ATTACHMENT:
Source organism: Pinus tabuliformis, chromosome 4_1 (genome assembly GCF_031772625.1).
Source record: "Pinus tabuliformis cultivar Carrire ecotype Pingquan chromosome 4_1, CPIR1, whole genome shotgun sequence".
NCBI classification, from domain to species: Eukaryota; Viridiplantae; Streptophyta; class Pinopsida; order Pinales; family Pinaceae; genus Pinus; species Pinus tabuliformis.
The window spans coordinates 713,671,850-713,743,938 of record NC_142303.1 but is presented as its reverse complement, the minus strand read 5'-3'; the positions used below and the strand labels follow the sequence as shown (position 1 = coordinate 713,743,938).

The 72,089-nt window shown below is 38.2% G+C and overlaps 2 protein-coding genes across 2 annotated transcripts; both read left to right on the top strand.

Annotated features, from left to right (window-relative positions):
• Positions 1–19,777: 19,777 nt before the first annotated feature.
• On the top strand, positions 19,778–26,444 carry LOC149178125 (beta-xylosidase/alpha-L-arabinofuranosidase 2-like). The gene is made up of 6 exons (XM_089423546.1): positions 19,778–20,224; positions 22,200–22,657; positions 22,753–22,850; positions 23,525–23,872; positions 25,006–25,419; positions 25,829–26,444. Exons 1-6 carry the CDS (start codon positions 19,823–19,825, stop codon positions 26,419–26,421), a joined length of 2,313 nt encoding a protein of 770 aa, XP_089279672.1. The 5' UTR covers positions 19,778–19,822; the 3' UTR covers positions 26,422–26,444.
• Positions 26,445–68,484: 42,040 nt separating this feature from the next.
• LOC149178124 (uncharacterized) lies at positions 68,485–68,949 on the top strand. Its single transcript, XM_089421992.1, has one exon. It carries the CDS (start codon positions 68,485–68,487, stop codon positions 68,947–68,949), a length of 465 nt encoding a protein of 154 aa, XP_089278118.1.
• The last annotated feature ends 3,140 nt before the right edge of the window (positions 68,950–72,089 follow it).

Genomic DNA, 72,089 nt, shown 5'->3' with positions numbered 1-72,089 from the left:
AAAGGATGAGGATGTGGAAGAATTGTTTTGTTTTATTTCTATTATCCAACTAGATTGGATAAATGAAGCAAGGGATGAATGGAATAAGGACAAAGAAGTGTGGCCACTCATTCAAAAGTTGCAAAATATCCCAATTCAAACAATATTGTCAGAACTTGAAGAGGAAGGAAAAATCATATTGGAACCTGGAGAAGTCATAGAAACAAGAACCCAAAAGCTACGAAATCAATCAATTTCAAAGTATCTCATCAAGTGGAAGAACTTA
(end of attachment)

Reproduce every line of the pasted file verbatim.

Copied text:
Source organism: Pinus tabuliformis, chromosome 4_1 (genome assembly GCF_031772625.1).
Source record: "Pinus tabuliformis cultivar Carrire ecotype Pingquan chromosome 4_1, CPIR1, whole genome shotgun sequence".
NCBI classification, from domain to species: Eukaryota; Viridiplantae; Streptophyta; class Pinopsida; order Pinales; family Pinaceae; genus Pinus; species Pinus tabuliformis.
The window spans coordinates 713,671,850-713,743,938 of record NC_142303.1 but is presented as its reverse complement, the minus strand read 5'-3'; the positions used below and the strand labels follow the sequence as shown (position 1 = coordinate 713,743,938).

The 72,089-nt window shown below is 38.2% G+C and overlaps 2 protein-coding genes across 2 annotated transcripts; both read left to right on the top strand.

Annotated features, from left to right (window-relative positions):
• Positions 1–19,777: 19,777 nt before the first annotated feature.
• On the top strand, positions 19,778–26,444 carry LOC149178125 (beta-xylosidase/alpha-L-arabinofuranosidase 2-like). The gene is made up of 6 exons (XM_089423546.1): positions 19,778–20,224; positions 22,200–22,657; positions 22,753–22,850; positions 23,525–23,872; positions 25,006–25,419; positions 25,829–26,444. Exons 1-6 carry the CDS (start codon positions 19,823–19,825, stop codon positions 26,419–26,421), a joined length of 2,313 nt encoding a protein of 770 aa, XP_089279672.1. The 5' UTR covers positions 19,778–19,822; the 3' UTR covers positions 26,422–26,444.
• Positions 26,445–68,484: 42,040 nt separating this feature from the next.
• LOC149178124 (uncharacterized) lies at positions 68,485–68,949 on the top strand. Its single transcript, XM_089421992.1, has one exon. It carries the CDS (start codon positions 68,485–68,487, stop codon positions 68,947–68,949), a length of 465 nt encoding a protein of 154 aa, XP_089278118.1.
• The last annotated feature ends 3,140 nt before the right edge of the window (positions 68,950–72,089 follow it).

Genomic DNA, 72,089 nt, shown 5'->3' with positions numbered 1-72,089 from the left:
AAAGGATGAGGATGTGGAAGAATTGTTTTGTTTTATTTCTATTATCCAACTAGATTGGATAAATGAAGCAAGGGATGAATGGAATAAGGACAAAGAAGTGTGGCCACTCATTCAAAAGTTGCAAAATATCCCAATTCAAACAATATTGTCAGAACTTGAAGAGGAAGGAAAAATCATATTGGAACCTGGAGAAGTCATAGAAACAAGAACCCAAAAGCTACGAAATCAATCAATTTCAAAGTATCTCATCAAGTGGAAGAACTTA